When she came to power in 1979, Thatcher’s monetarist government was on a collision course with a young generation radicalised by the extreme politics of the late 1970s. As the government lurched to the right, the educated liberal opposition would step to the left. Joe Strummer, poster boy of the New Left, wanted to illustrate The Clash’s Cost of Living EP with a picture of Margaret Thatcher’s face and a swastika. Alexei Sayle, firebrand of the early alternative comedy scene, joked, “In the old days, people used to be named after what they made. Carter if they made carts, Cooper if they made barrels, Thatcher if they made people sick”.

Many seized upon the Falklands War, which almost certainly saved Thatcher from an early resignation as her popularity waned, as an example of her political opportunism. To howls of popular protest, Thatcher also resisted sanctions against South Africa, branding the African National Congress a “typical terrorist organisation” and inviting apartheid-era President P W Botha on a state visit in 1984. Elsewhere, Thatcher proposed that the deposed Khmer Rouge retain their UN seat for Cambodia. Even after her removal from power, she continued to infuriate the left, calling for the release of Chilean dictator Augusto Pinochet Ugarte.

Last Tuesday, former Irish Republican Army chief of staff Martin McGuinness felt obliged to urge Republican households to stop celebrating the death of the IRA’s former “Number One Target”. Republican resentment of Thatcher grew throughout the 1980s, after her refusal to consider the political status of prisoners at Northern Ireland’s Maze Prison resulted in the deaths, by hunger strike, of Parliament member Bobby Sands and nine other prisoners.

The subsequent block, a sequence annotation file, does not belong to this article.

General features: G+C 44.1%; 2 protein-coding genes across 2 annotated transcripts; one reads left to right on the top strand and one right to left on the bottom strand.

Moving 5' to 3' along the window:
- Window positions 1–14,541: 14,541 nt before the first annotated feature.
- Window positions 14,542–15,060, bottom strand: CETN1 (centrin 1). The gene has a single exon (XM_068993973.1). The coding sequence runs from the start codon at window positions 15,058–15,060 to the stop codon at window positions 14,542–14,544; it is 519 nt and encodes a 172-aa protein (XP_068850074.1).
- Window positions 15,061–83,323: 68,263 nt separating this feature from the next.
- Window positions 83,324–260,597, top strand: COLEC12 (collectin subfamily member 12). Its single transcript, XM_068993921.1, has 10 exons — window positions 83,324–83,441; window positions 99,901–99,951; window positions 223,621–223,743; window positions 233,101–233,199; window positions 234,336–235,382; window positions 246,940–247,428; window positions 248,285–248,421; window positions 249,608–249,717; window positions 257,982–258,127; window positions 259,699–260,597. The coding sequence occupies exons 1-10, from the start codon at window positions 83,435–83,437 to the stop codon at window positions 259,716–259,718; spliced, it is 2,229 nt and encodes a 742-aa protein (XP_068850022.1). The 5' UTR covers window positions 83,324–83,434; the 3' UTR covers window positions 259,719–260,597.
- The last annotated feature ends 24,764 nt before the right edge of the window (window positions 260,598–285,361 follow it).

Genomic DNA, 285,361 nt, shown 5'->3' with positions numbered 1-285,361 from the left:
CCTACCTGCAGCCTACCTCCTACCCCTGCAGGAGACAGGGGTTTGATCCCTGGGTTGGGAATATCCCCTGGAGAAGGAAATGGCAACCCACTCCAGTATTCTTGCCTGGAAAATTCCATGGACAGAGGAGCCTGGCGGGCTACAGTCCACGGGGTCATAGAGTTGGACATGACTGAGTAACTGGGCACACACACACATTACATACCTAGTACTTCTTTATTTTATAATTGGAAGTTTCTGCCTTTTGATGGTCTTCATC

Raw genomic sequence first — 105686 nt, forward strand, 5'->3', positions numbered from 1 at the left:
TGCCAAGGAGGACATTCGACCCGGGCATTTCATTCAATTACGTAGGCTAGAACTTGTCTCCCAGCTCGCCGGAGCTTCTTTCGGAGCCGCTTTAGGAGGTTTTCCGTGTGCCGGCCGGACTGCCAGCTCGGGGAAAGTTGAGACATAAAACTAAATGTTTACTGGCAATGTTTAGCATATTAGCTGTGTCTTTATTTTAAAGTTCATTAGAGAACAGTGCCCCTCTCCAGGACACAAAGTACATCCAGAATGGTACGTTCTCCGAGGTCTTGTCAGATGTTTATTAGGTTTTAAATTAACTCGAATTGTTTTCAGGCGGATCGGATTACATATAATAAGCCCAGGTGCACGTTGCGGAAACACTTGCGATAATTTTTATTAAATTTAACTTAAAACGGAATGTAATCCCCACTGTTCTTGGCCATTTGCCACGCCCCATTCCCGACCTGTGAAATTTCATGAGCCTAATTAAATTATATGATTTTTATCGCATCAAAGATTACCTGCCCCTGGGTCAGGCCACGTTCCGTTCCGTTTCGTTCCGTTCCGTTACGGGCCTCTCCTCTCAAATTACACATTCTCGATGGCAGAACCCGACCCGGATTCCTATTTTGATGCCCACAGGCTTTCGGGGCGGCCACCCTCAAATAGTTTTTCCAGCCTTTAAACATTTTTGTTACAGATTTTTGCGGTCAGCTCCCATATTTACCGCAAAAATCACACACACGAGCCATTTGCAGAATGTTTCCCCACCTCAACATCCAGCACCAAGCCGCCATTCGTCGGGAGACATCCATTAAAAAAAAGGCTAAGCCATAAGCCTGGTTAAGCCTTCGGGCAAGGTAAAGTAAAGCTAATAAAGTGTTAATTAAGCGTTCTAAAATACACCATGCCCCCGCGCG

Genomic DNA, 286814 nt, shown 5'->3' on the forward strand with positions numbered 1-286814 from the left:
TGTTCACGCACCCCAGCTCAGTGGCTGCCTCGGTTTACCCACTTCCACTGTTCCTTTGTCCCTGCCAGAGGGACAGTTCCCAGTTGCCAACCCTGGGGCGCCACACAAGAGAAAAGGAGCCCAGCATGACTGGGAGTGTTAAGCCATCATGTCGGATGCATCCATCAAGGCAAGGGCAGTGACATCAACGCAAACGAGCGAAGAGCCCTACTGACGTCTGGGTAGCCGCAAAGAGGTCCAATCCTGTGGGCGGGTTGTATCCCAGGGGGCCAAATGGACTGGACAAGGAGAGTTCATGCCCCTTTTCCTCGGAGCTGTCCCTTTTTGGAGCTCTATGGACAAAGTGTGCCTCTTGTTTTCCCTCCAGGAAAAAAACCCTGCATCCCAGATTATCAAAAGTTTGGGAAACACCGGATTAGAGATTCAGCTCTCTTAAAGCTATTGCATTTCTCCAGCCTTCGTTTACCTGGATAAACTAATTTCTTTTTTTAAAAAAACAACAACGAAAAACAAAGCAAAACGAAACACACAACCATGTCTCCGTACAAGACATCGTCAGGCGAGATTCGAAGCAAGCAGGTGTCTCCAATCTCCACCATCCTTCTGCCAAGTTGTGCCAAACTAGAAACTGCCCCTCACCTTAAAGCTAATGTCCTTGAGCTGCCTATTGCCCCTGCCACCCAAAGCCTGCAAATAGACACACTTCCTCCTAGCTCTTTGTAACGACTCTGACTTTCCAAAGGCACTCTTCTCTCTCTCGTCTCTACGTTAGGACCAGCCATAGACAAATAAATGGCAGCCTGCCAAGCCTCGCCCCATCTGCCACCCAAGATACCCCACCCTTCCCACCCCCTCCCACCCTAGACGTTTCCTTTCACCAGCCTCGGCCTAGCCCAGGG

Mass unemployment, climbing since the global recession of the early ’80s, snapped at Thatcher’s heels as she led the way toward her vision of a deregulated economy. Joblessness in Britain reached record highs not seen since the Great Depression. Dramatic cuts in government spending on arts, healthcare, education, and welfare, plus the deliberate sacrifice of many of Britain’s manually-intensive staple industries on the altar of modernity, further alienated an already-disenfranchised poor. All of this, coupled with the internal machinations of Thatcher’s own Conservative Party, would force Thatcher from office in 1990 amidst yet more riots (this time against her government’s poll tax).

For Russians struggling to understand the response to Thatcher at home, it may be useful to recall the polarising reactions to her Cold War contemporary, Mikhail Gorbachyov. Thatcher’s role in the end of the Cold War is debatable. Paul Dukes, professor emeritus at the University of Aberdeen, said, “Her role in bringing the Cold War to an end was probably not as significant as she and her admirers asserted. At least, the individual contributions of Gorbachyov and Reagan were far greater”. Yet, both Gorbachyov and Thatcher, though lauded internationally, engender, at best, mixed reactions on home soil. Gorbachyov, with his surname a global byword for postwar tolerance, only polled 0.5 percent in the first round of the 1996 presidential election. In a 2011 opinion poll, 47 percent of Russians claimed “not to care about him at all”. A significant 20 percent, reported “active hostility” to the former Communist General Secretary. As Gorbachyov leads the eulogies to Thatcher, he may be watching the dramatic reactions to her death unfold in Britain with one eye fixed firmly on his own legacy.

15 April 2013

Simon Speakman

Moscow News

http://themoscownews.com/international/20130415/191442888/Speaking-ill-of-the-dead.html

Friday, 24 August 2012

24 August 2012. Sergei Yolkin’s World. In Search of the King of England

In Search of the King of England

Sergei Yolkin

2012

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A spokesman for the University of Leicester announced that British archaeologists have started large-scale excavations in Leicester, whose purpose is a search for the body of English monarch Richard III, the last king of the House of Plantagenet.

24 August 2012

Sergei Yolkin

RIA-Novosti

http://ria.ru/caricature/20120824/729734334.html